The UK’s Brexit negotiating hand is stronger than you think

5 mins. to read
The UK’s Brexit negotiating hand is stronger than you think

Don’t tell ze Britisch but ve really need zem…

In a recent reflection on what central bankers get up to when they meet together for some rest and recreation, I attempted to explain what TARGET2 is. This is the settlements system that, since 1999, has facilitated payments between the various Eurozone countries’ internal settlement platforms.

If that sounds boring – it is. So let me tell you something which isn’t boring. The unfolding crisis in TARGET2 will have massive implications for the Brexit negotiations. It turns out that the British hand is stronger than we thought because the Germans are desperate to accommodate the UK’s aspiration to tariff-free access to the Single Market. Otherwise they will be in big trouble.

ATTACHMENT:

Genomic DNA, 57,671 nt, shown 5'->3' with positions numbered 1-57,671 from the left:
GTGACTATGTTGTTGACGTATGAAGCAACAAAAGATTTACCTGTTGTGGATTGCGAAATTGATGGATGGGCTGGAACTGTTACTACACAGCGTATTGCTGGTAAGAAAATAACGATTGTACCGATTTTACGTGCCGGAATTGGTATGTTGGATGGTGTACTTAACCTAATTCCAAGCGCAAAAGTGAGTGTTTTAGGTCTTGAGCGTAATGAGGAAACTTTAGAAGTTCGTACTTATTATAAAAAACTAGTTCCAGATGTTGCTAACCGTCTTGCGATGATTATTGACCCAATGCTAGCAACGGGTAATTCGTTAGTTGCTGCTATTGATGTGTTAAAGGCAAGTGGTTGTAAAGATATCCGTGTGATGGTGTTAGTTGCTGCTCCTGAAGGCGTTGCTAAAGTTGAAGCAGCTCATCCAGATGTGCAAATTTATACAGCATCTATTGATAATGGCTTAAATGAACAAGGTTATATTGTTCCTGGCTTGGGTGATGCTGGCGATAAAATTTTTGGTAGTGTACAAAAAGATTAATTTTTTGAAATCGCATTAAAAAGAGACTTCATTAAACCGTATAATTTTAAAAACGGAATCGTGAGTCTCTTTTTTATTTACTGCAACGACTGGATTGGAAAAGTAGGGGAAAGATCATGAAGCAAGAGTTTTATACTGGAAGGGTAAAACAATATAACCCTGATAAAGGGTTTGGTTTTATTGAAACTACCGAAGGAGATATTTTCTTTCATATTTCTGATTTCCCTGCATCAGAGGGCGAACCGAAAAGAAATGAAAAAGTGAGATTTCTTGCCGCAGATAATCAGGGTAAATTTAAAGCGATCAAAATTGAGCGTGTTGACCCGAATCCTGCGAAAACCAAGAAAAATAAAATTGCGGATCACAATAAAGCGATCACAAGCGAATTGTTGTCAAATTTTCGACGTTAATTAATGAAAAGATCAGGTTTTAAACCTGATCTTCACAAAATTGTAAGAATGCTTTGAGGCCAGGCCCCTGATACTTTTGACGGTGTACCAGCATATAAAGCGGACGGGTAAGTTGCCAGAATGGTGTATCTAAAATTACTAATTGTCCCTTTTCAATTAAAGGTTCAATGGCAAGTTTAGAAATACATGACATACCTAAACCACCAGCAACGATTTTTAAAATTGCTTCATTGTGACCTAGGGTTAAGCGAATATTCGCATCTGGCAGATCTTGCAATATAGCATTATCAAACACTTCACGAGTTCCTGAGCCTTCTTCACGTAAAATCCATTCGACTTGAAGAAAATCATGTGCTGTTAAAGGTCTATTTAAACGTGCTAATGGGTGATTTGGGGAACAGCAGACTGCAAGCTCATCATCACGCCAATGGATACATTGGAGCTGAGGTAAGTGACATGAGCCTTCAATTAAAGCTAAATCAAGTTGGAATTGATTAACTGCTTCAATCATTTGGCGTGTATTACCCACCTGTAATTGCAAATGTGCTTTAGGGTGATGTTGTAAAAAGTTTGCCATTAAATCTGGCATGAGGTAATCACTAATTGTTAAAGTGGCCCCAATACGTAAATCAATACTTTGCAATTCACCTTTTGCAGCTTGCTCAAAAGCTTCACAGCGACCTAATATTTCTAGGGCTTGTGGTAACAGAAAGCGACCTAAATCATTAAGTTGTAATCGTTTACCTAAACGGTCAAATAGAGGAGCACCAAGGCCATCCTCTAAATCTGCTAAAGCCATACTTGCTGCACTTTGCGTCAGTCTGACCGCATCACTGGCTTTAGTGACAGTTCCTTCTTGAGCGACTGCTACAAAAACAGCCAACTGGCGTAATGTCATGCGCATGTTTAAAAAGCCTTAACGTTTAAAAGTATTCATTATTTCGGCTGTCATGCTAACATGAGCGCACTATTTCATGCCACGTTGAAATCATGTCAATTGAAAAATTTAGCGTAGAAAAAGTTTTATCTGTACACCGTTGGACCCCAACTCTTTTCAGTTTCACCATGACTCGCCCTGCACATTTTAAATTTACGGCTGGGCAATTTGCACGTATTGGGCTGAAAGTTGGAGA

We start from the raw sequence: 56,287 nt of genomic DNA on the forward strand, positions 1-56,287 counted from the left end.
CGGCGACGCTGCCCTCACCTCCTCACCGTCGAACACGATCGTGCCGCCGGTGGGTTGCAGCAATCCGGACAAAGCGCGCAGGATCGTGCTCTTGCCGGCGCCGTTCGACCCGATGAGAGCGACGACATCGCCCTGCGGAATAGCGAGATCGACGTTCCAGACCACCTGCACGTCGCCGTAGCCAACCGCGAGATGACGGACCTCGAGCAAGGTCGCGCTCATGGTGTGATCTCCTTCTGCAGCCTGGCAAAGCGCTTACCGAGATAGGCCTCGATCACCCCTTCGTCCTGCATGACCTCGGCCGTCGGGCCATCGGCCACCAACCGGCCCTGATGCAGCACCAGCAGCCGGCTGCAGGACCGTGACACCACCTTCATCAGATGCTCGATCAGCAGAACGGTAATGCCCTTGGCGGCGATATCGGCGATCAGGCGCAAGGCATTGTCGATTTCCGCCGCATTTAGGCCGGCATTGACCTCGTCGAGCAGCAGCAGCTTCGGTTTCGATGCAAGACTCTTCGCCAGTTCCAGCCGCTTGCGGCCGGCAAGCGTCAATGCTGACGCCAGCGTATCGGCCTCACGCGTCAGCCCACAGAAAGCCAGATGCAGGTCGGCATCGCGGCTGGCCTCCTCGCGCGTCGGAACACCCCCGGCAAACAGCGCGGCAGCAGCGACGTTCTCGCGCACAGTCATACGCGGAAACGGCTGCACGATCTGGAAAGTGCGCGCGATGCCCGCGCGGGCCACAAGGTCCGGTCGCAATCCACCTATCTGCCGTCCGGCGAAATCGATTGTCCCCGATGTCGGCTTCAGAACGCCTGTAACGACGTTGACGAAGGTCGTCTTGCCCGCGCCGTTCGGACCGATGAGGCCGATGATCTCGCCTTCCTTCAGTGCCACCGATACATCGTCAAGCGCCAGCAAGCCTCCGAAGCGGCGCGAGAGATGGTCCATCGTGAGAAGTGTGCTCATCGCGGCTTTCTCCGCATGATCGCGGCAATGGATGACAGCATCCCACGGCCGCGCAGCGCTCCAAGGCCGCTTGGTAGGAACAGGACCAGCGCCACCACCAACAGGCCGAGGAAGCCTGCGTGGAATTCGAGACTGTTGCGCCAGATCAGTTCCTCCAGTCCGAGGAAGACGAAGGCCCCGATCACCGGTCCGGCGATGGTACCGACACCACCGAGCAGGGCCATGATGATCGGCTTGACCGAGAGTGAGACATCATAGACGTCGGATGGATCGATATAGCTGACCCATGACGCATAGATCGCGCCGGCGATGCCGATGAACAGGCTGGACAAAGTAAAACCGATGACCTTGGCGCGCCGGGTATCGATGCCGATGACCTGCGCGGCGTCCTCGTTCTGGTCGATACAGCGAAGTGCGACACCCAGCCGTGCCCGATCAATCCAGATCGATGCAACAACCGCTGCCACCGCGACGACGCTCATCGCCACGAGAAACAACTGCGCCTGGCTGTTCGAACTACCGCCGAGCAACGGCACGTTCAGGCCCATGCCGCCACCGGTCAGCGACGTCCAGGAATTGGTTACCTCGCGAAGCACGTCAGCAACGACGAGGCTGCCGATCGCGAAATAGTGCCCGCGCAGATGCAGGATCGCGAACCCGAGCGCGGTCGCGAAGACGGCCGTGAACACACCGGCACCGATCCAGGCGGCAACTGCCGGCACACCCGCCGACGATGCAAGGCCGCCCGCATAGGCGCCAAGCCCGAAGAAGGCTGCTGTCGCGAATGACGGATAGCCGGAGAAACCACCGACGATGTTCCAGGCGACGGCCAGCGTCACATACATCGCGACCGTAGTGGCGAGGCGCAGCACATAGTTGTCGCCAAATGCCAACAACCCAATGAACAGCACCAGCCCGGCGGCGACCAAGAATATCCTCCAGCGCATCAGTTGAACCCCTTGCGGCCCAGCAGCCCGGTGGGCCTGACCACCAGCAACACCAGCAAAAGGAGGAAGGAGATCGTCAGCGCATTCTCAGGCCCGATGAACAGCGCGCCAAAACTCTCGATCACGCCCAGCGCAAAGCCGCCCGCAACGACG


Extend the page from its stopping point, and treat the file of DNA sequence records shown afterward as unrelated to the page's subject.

A Brussels think tank spills the beans…

I have just read an important article by the German academic Gunnar Beck[i] which should be required reading for anyone in finance and economics who seeks to understand what is going on right now. Herr Beck is an eminent constitutional lawyer and legal philosopher who hangs out some of the time at the Brussels-based think tank AECR (Alliance of European Conservatives and Reformists). Now even though AECR is partially funded by the European Parliament, what Herr Beck has to say will be very unwelcome to Messrs Juncker, Verhofstadt, Barnier and their ilk.

Despite all the harsh rhetoric in Bratislava that the British can be given no privileged access to the Single Market if they impose immigration controls, behind the scenes, the German political and financial class is worried. They have come to realise, says Herr Beck how weak Germany’s and the EU’s negotiating position actually is…